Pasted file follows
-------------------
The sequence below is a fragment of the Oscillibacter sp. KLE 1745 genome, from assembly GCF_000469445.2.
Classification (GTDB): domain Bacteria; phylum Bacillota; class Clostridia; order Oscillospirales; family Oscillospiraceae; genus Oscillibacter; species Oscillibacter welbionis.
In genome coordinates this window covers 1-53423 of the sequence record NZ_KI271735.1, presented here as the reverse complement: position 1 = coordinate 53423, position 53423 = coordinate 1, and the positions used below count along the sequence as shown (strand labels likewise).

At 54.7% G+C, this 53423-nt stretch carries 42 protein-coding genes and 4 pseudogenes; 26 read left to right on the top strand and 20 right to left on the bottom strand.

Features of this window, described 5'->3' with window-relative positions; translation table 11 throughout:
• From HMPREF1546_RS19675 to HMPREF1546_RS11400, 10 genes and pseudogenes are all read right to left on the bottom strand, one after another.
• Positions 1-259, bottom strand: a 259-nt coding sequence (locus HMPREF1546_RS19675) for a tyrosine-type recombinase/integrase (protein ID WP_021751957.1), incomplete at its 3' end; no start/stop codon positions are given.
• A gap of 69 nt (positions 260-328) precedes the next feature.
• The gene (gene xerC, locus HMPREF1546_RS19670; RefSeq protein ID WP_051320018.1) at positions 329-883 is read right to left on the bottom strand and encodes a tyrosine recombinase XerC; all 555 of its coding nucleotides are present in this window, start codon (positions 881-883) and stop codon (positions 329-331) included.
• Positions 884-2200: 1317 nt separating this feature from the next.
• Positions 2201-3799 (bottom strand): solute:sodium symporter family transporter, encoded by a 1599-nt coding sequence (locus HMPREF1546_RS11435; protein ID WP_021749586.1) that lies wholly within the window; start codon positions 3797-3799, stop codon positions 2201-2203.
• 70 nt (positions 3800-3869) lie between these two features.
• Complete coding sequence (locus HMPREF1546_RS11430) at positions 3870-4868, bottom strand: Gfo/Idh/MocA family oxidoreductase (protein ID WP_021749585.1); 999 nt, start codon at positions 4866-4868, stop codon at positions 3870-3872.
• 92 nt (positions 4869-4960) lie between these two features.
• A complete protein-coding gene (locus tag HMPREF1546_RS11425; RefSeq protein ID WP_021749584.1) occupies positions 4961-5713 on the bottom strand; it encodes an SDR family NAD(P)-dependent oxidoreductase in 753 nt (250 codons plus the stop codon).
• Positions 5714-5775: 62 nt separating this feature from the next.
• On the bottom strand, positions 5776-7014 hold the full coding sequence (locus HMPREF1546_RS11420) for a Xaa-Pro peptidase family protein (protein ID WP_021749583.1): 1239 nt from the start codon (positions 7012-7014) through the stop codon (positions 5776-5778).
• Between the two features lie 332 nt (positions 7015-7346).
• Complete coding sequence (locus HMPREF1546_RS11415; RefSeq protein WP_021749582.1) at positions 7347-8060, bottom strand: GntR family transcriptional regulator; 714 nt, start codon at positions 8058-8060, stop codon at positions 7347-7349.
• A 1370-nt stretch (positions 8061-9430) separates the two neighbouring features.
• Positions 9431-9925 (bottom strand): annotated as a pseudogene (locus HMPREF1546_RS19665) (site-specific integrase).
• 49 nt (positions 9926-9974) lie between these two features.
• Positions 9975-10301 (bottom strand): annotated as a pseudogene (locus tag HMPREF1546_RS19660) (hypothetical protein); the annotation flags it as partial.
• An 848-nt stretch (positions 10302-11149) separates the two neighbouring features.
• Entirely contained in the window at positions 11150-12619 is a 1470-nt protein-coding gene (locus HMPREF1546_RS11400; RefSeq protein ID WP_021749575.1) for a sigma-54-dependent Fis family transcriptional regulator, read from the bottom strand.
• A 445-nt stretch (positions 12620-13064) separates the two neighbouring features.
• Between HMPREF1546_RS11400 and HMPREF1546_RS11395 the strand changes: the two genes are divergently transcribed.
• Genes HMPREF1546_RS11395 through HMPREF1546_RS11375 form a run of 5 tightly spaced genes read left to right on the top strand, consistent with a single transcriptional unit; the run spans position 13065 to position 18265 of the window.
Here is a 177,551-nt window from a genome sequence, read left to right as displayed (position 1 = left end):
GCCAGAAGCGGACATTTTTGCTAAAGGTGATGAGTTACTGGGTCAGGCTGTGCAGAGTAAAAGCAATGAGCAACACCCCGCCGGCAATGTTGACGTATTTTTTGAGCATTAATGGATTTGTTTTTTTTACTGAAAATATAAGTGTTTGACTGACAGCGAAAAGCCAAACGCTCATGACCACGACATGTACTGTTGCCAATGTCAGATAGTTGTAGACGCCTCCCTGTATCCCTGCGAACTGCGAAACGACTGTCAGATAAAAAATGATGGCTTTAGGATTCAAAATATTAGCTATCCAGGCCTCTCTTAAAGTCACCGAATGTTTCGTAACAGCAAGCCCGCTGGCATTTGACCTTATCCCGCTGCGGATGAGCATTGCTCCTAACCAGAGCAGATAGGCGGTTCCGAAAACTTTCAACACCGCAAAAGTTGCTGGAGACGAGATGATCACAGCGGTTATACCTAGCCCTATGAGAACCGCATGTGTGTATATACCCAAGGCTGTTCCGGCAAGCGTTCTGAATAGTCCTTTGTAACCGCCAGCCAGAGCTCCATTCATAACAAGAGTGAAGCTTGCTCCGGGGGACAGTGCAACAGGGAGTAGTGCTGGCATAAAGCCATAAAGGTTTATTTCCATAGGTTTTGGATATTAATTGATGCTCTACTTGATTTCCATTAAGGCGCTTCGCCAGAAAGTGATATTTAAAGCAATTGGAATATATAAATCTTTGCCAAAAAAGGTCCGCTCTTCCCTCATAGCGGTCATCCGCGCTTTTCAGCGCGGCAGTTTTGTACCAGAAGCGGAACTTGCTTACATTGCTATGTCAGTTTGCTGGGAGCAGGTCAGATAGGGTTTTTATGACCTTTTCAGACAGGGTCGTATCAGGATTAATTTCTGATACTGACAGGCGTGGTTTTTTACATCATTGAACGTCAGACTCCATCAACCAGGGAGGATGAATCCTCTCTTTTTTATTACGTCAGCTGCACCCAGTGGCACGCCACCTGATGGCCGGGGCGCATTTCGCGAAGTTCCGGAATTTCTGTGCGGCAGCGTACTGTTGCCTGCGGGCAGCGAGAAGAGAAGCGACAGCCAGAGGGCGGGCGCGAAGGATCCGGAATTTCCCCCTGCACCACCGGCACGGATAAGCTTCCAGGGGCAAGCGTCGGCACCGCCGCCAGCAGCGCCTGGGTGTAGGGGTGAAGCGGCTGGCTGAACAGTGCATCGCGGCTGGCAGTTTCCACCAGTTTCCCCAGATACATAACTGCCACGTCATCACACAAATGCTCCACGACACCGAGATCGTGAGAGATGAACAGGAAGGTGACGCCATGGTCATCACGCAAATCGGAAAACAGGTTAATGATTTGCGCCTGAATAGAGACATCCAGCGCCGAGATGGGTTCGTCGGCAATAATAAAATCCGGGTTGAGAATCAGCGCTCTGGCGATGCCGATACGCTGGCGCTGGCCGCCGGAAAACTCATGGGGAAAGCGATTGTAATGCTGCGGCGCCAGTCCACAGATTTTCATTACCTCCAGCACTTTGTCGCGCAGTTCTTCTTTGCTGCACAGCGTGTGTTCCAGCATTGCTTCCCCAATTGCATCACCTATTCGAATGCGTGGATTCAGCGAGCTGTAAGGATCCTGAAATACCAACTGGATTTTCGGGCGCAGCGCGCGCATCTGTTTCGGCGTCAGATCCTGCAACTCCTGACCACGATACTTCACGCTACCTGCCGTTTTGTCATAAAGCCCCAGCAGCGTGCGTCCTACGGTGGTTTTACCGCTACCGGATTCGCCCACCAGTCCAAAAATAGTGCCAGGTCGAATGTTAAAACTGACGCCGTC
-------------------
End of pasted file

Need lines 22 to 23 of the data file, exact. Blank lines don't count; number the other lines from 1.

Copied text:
• 49 nt (positions 9926-9974) lie between these two features.
• Positions 9975-10301 (bottom strand): annotated as a pseudogene (locus tag HMPREF1546_RS19660) (hypothetical protein); the annotation flags it as partial.